What is the role of malabsorption in Crohn disease?

Updated: Jul 26, 2019
  • Author: Leyla J Ghazi, MD; Chief Editor: Praveen K Roy, MD, AGAF  more...
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Malabsorption can occur as a result of loss of functional mucosal absorptive surface. This phenomenon can lead to protein-calorie malnutrition, dehydration, and multiple nutrient deficiencies. Involvement of the terminal ileum may result in malabsorption of bile acids, which leads to steatorrhea, fat-soluble vitamin deficiency, and gallstone formation.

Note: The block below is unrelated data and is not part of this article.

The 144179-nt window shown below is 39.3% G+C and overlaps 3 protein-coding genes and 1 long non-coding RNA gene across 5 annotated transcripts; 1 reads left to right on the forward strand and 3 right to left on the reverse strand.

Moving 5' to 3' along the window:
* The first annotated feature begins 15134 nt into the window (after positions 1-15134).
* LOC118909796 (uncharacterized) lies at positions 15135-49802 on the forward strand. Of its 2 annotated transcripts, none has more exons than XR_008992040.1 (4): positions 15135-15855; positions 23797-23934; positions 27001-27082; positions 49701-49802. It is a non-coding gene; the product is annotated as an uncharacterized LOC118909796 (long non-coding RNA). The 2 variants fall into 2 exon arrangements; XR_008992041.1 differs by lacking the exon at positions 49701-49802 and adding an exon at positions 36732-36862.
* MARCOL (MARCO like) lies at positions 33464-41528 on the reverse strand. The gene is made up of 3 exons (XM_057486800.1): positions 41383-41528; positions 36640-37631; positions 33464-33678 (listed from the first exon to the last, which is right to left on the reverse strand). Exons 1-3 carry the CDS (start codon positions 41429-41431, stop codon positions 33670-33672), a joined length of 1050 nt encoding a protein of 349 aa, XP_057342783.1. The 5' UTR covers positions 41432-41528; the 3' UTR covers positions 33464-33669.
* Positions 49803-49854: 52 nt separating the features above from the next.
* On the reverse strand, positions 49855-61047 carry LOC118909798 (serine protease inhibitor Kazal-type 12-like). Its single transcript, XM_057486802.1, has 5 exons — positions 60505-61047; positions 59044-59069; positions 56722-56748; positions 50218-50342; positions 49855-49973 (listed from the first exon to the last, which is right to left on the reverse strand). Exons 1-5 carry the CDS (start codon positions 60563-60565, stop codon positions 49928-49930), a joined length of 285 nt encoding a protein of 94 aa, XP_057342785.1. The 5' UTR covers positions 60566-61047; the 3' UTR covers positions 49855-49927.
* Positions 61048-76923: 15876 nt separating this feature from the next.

Fat malabsorption, by trapping calcium, may result in increased oxalate excretion (normally complexed by calcium), causing kidney stone formation. Steatorrhea and fat-soluble vitamin deficiency may also lead to clotting abnormalities, calcium deficiency, and osteomalacia, which may progress to osteoporosis. Vitamin B-12 deficiency may also occur with ileal resection or long-standing ileal disease. [1]

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